Healthcare Training Institute - Quality Education since 1979
CE for Psychologist, Social Worker, Counselor, & MFT!!
Social Interaction of Bullies and Victims
Effects of Context on Interactions of Bullies and Victims
Effects of Partner on Interactions of Bullies and Victims
Social Interaction of Bullies and Victims
The hypothesis that bullies would demonstrate higher levels of aggressive behavior was not supported. Interestingly, the frequency of aggressive behavior was generally low in both games and in relation to both partners. One might think that structured settings like the games used in this study can reduce the rate of aggressive exchanges among children. This result has relevant implications in terms of intervention and suggests that a large number of aggressive episodes take place during informal activities or during recess (Genta et al., 1996; Whitney & Smith, 1993). Further studies comparing structured tasks with informal settings may provide support for this result.
Effects of Context on Bullies' and Victims' Interactions
During the competitive game, behaviors such as play activity and verbal comments on the game occurred more frequently, whereas collaboration and regulation occurred less frequently. The structure of the competitive setting was regulated by game rules and, although the goal was interdependent, the game did not demand a high level of interaction between the two partners. The differences between the two settings confirm the roles of physical and social constraints imposed on behavior by the settings in which interaction takes' place. Studies on school bullying (Genta et al., 1996; Olweus, 1993a; Whitney & Smith, 1993) have documented that most bullying occurs on the playground. In the school context, we can hypothesize that the constraints and the opportunities for aggressive behavior in the classroom differ from those on the playground. These constraints may explain the observed differences across settings (playground vs. class). However, as suggested by the present study, differences may exist between cooperative and interdependent tasks compared with more individual and parallel activities. In addition, the low level of aggression we found in both games can partly reduce the validity of the study, because our aim was to observe aggressive and victimized children. At the same time, a context eliciting too high a level of aggression can create ethical problems for researchers. In relation to this issue, our decisions on the use of contrived play groups for this study took account primarily of participants' rights.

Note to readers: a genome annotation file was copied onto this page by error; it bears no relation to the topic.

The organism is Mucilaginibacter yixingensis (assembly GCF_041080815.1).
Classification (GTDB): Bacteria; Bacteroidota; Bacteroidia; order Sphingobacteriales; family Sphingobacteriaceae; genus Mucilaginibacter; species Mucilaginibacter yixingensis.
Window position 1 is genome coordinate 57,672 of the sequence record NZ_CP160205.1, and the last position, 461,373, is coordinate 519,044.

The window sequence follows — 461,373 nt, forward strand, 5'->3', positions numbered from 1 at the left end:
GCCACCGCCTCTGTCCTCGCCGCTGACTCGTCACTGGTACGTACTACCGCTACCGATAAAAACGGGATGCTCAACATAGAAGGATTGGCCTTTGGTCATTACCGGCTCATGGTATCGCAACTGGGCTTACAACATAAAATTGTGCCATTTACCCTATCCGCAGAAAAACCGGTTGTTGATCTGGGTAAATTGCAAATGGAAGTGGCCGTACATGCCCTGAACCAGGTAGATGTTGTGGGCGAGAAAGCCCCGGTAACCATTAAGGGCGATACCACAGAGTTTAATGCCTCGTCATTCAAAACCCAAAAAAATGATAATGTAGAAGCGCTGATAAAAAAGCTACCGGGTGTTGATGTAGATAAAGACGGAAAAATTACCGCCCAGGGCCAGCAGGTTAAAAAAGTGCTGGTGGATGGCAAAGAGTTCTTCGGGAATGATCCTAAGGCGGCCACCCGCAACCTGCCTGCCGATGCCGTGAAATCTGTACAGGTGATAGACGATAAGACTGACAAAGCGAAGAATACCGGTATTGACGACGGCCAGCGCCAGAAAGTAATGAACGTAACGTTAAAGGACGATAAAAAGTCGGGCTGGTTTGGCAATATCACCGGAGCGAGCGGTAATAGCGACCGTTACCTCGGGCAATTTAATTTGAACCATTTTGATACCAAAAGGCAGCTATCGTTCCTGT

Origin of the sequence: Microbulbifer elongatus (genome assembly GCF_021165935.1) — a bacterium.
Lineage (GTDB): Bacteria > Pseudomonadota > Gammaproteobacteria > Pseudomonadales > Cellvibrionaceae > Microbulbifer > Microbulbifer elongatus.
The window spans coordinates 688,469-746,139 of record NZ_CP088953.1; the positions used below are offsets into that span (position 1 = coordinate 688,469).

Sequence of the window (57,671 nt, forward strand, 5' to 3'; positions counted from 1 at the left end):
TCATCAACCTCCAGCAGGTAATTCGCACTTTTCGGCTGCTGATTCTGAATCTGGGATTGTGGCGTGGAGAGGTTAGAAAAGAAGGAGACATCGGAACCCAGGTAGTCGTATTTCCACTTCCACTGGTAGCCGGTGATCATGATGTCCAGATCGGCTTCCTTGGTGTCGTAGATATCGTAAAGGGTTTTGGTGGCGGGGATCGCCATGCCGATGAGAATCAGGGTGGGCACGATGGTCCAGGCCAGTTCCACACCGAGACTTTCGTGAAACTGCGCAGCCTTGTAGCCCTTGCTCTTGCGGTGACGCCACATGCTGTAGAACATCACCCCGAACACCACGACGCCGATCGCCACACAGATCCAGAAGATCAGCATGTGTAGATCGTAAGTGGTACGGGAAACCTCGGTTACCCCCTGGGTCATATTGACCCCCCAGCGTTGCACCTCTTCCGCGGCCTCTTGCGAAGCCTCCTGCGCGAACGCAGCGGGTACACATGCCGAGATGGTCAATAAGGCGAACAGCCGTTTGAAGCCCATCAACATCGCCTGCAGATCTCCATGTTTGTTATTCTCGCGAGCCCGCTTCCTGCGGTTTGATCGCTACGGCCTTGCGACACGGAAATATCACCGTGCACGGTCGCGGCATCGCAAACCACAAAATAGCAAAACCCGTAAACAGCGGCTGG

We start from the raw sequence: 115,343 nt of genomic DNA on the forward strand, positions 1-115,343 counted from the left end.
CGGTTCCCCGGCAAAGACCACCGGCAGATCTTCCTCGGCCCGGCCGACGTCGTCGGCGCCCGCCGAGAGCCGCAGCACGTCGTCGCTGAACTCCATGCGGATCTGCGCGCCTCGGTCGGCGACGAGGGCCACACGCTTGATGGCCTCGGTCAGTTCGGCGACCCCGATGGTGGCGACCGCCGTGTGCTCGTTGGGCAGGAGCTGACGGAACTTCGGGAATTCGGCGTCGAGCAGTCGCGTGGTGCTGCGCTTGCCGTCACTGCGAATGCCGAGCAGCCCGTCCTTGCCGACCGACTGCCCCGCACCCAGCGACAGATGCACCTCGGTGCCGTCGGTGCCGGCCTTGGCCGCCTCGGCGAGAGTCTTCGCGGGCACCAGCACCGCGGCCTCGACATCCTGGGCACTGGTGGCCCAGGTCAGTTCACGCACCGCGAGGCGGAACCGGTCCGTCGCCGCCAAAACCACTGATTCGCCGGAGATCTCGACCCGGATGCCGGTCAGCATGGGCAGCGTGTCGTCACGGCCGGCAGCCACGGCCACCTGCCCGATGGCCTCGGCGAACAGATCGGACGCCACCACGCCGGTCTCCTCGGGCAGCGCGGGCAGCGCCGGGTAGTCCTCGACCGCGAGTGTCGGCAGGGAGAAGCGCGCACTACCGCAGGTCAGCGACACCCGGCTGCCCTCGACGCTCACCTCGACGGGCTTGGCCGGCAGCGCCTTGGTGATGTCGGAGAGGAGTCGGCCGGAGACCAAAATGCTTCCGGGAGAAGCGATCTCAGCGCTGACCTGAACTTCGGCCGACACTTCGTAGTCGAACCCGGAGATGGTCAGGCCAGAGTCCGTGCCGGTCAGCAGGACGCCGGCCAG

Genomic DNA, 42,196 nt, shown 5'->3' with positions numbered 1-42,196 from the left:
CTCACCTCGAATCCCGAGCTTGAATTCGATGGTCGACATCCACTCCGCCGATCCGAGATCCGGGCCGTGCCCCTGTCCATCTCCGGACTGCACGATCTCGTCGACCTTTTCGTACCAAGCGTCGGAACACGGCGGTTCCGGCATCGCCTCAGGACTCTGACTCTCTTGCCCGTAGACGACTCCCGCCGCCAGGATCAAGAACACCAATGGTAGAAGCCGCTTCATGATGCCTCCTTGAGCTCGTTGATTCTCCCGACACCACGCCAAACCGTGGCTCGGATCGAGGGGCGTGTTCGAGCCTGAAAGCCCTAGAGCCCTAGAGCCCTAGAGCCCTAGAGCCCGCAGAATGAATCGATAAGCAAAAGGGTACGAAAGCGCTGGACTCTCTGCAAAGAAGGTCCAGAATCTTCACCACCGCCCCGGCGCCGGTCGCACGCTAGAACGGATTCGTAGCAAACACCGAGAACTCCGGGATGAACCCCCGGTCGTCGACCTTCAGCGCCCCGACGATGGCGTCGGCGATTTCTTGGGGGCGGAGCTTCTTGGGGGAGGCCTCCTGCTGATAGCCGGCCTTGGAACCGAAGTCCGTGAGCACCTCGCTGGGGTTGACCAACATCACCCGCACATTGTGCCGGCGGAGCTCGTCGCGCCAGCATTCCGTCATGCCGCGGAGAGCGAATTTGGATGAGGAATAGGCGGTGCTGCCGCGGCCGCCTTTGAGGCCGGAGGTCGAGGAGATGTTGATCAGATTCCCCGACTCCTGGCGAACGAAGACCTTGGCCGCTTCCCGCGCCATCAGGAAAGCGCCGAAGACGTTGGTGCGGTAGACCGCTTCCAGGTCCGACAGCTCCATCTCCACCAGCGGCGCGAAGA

Effects of the Partner on Bullies and Victims' Interactions
In the structured context used in this study, bullies showed a bossy style toward the partner's behavior, possibly aimed at status seeking and dominance, often regulating and opposing the other's initiative. Victims, on the other hand, complied with the partner and used a more submissive style of interaction. These behavioral characteristics of the two partners are reinforced when bullies and victims interact.